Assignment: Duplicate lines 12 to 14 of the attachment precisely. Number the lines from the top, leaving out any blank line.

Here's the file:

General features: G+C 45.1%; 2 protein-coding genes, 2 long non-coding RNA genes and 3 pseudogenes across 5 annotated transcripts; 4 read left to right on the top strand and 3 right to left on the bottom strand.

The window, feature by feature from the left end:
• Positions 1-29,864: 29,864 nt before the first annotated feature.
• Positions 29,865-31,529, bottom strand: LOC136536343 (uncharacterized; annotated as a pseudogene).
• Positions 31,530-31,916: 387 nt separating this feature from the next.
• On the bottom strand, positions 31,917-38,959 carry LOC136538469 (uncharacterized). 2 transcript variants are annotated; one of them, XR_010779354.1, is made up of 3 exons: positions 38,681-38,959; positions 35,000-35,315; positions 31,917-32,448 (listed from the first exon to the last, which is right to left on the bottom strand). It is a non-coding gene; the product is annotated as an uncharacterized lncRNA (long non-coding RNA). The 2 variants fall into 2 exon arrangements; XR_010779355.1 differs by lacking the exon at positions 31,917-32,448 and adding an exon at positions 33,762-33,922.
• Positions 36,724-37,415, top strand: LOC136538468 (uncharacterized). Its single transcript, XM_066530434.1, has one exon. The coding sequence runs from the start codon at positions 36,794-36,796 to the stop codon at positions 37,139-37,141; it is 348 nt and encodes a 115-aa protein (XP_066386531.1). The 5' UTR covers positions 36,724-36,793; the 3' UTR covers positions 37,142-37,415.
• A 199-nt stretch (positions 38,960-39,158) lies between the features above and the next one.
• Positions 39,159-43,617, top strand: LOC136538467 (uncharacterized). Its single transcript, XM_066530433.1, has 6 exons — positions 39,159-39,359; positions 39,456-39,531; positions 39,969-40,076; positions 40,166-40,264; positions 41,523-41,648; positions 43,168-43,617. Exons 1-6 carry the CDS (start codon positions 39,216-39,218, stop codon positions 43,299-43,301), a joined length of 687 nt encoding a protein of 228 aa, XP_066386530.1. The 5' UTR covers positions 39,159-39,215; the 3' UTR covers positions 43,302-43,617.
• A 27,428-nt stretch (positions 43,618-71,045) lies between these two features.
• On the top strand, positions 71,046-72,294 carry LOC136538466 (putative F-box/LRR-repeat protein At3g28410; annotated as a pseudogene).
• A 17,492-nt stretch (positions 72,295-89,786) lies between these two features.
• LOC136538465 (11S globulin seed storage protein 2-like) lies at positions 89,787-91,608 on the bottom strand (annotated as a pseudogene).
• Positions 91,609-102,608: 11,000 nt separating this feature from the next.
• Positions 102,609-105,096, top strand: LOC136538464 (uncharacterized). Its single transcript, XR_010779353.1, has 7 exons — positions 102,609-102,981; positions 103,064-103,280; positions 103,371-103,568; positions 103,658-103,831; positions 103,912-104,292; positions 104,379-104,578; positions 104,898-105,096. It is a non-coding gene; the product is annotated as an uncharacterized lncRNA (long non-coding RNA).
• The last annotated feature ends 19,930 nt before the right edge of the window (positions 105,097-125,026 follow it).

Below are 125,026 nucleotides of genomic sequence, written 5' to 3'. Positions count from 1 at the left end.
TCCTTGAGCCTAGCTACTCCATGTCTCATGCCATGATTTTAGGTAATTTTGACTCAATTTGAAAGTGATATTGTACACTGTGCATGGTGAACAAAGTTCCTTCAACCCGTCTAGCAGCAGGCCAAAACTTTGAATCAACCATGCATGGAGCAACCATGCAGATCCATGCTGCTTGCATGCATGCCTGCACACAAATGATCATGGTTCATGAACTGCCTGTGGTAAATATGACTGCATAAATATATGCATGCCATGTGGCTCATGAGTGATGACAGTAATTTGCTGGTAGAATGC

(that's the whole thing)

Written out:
• A 17,492-nt stretch (positions 72,295-89,786) lies between these two features.
• LOC136538465 (11S globulin seed storage protein 2-like) lies at positions 89,787-91,608 on the bottom strand (annotated as a pseudogene).
• Positions 91,609-102,608: 11,000 nt separating this feature from the next.